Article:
Development Plan ‘needs improvement’: Aerodrome site saved

Helen Hockenhull, the Planning Inspector appointed to examine Reigate & Banstead Council’s ‘Development Management Plan’, has provided feedback following last year’s hearings. You can read her Post Hearing Advice Note here – it’s the last download on this page.

She said the plan requires major modifications, the most significant of which is to remove the Redhill Aerodrome site (and surrounding area) completely from the Plan.  This is an amazing success for all those who made such a strong case for protecting the precious Green Belt in this area, including us, many residents, and bodies such as the local Parish Councils.

The Aerodrome: What actually happened?

  • The Council proposed Redhill Aerodrome as the place to build more than 4,000 houses (some in Reigate and Banstead and some in Tandridge) from 2026 (without asking residents for their views in an earlier ‘draft’ consultation).
  • There was a massive public outcry, including in the ‘final’ consultation which was sent direct to the Planning Inspector.
  • In May 2018, the new Council Leader said he disagreed with Redhill Aerodrome plans but the Council’s additional submission to the Inspector (made following a formal request by the Green councillors) made no change‎ to this.
  • In October and November 2018, residents, as well as the Green councillors, Steve McKenna and myself, gave evidence at the Hearing that the Aerodrome and wider area should be taken out of the Plan.
  • In January 2019, the Inspector, Helen Hockenhull, wrote to the Council: “I consider there is insufficient evidence to demonstrate the exceptional circumstances required for the Redhill Aerodrome site to be released from the Green Belt and safeguarded for future development at this time. I consider that Policy MLS2 should be deleted from the Plan.”

Councillor-led confusion on what ‘safeguarding’ means

Conservative councillors have repeatedly stated that regardless of what they submitted to the Planning Inspector, they actually had no plans to build on the Green Belt, claiming they had ‘safeguarded’ the land from building housing on – though the Plan was to allow houses on it after 2026. The term ‘safeguarding’ sounds nice but in planning terms it means ‘safeguarded FOR housebuilding’ – the opposite of being protected from it!

As Green Belt, this land is already ‘safeguarded from housebuilding’ anyway! This political doublespeak led to confusion as to what exactly the Plan said. ‎Thankfully the Inspector has ended this confusion and done what the Council never did and required the site to now be taken out of the plan.

Pressure on Redhill’s Green Belt alleviated

The Inspector did not challenge the Council’s plan to build on Green Belt around Redhill. We argued the Green Belt sites were not required if sensible minimum housing densities were included in the plan (as is the case in Reading for example). This would have removed the need for any Green Belt building. The Inspector also said the Council’s priority order for building on Green Belt sites, with Hillsbrow (east of Redhill) near the top, should be removed. The Inspector accepted that the Copyhold site (also east of Redhill) could not be built on in the near future. This means there is no longer pressure to build east of Redhill before anywhere else.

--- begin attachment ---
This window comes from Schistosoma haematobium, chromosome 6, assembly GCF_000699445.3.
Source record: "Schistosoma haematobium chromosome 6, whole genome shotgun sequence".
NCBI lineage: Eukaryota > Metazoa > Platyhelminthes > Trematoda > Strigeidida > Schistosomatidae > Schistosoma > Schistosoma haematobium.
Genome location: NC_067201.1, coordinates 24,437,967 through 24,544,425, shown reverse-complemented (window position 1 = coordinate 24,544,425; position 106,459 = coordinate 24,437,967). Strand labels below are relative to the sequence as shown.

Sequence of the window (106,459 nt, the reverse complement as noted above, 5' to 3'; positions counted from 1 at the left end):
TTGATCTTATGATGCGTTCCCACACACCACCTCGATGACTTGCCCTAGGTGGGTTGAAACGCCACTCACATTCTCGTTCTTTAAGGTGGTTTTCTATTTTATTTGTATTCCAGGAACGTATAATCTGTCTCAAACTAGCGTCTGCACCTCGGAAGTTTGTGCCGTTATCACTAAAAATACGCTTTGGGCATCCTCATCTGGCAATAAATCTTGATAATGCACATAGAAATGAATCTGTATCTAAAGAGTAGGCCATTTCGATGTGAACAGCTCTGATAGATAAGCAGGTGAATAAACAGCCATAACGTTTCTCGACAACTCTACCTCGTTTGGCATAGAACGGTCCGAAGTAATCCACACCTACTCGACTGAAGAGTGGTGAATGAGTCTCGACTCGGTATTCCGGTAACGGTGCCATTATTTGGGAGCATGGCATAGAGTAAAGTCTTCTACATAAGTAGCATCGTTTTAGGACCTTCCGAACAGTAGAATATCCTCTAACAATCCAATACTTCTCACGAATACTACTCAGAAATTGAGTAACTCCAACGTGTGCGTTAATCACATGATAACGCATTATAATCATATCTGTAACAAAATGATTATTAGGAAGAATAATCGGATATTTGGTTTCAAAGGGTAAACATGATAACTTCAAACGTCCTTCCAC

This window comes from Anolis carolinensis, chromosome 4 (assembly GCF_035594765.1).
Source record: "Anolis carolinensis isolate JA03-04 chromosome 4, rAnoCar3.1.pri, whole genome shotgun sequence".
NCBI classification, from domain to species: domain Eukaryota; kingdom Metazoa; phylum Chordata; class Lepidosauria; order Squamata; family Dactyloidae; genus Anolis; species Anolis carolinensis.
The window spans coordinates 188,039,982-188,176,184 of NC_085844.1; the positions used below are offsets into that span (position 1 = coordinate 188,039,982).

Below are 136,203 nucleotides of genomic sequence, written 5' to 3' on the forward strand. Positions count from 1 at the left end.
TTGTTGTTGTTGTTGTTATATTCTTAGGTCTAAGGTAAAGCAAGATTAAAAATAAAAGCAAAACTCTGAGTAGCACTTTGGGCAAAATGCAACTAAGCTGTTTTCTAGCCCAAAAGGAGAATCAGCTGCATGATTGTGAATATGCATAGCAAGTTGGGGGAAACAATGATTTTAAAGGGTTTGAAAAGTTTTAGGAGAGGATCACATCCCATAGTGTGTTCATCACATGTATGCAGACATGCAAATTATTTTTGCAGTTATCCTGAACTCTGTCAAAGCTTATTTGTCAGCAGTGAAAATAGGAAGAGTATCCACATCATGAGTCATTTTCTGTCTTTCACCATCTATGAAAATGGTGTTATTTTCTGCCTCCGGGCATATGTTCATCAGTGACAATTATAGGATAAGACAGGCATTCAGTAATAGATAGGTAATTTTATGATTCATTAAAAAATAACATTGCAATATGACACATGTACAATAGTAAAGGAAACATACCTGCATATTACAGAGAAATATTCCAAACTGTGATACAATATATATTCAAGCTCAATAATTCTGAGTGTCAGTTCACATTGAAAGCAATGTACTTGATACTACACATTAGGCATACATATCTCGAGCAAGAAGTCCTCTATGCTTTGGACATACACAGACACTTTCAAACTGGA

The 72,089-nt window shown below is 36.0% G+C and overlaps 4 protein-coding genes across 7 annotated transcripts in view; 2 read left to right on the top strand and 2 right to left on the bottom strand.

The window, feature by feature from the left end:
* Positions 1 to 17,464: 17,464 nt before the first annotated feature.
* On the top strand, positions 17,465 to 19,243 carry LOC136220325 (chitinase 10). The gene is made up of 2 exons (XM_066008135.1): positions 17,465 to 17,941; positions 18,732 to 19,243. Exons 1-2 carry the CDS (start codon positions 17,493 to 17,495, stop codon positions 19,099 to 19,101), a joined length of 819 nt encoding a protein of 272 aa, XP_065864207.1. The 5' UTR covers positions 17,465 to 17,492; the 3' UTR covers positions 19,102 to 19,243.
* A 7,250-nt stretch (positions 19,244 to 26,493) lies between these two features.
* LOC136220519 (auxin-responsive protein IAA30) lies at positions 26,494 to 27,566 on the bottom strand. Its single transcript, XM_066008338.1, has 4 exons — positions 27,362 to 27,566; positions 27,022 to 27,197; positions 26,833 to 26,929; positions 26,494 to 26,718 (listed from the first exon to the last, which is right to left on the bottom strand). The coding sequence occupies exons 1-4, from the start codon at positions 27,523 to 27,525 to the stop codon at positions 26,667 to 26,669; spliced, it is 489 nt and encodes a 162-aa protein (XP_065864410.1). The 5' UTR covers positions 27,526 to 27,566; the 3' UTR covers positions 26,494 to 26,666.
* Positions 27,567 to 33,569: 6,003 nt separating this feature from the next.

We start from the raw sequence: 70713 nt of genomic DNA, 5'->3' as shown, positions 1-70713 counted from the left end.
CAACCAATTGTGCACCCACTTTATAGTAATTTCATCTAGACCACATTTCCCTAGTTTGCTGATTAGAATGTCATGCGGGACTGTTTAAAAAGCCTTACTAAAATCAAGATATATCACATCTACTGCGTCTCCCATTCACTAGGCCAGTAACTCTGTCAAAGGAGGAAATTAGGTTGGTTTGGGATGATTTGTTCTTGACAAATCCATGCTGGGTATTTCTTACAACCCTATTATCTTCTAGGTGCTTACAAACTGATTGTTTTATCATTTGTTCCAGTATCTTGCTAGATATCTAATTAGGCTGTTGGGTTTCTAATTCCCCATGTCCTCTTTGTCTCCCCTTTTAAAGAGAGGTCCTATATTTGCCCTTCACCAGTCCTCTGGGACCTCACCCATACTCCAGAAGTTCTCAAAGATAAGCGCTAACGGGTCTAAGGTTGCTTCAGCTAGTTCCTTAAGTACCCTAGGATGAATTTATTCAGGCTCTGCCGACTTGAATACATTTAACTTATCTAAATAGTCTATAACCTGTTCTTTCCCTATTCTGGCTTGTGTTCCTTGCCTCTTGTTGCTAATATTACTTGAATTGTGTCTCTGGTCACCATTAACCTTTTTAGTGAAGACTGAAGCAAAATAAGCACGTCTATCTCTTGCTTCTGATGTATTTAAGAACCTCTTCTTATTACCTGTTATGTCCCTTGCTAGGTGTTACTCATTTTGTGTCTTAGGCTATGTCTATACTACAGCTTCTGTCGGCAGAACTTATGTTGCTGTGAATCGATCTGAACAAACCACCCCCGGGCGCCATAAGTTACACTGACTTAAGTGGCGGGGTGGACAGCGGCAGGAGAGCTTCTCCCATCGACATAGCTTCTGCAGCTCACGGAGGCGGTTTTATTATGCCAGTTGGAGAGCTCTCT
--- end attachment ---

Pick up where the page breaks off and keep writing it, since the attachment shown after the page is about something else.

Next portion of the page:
Affordable housing plans weakened

‎On this the Inspector has made things worse. The Council had argued that small housing developments should be required to provide a proportion of affordable housing, as happened in the past. The Inspector agreed that housing was increasingly unaffordable but disagreed that this new policy was needed.

‘Horley Business Park’ (also called Gatwick Airport City) 

The Inspector did not make any changes to the plan for a Horley Business Park, to be built on greenfield land between Gatwick Airport and Horley. Building this business park would mean there is no longer a ‘strategic gap’ (a bit like Green Belt) separating Horley from the Airport. We joined local residents and campaigners to make the case against the business park, but the Inspector has not rejected this aspect of the Plan.

Instead of building massive new employment sites in the South East the government should push for new jobs in Northern cities which, unlike us, have high unemployment. This would better balance the economy across the UK, reducing the demand for the South East to provide extra homes as London’s economy races ahead of many other parts of the UK. (You can read a paper I wrote on this here.)

One last chance to protect Green Belt and insist on truly affordable homes

We have long argued that higher housing densities in the urban areas will remove the need for Green Belt development, and that the Council must make far stronger plans for socially rented homes. Other councils do this. We could too.

The Inspector’s requirement to consult after setting density targets on Green Belt sites should be used as an opportunity to set minimum density targets for ALL sites, and then to remove all Green Belt sites (not just Redhill Aerodrome) from the Plan.

The Council is required to respond to the Inspector by 1 February and then consult on the ‘major modifications’ that she requires. This is our final opportunity to speak up against building on our Green Belt, and to demand genuinely affordable homes that we need front and centre of our Plan. As they should have been when this process started years ago.


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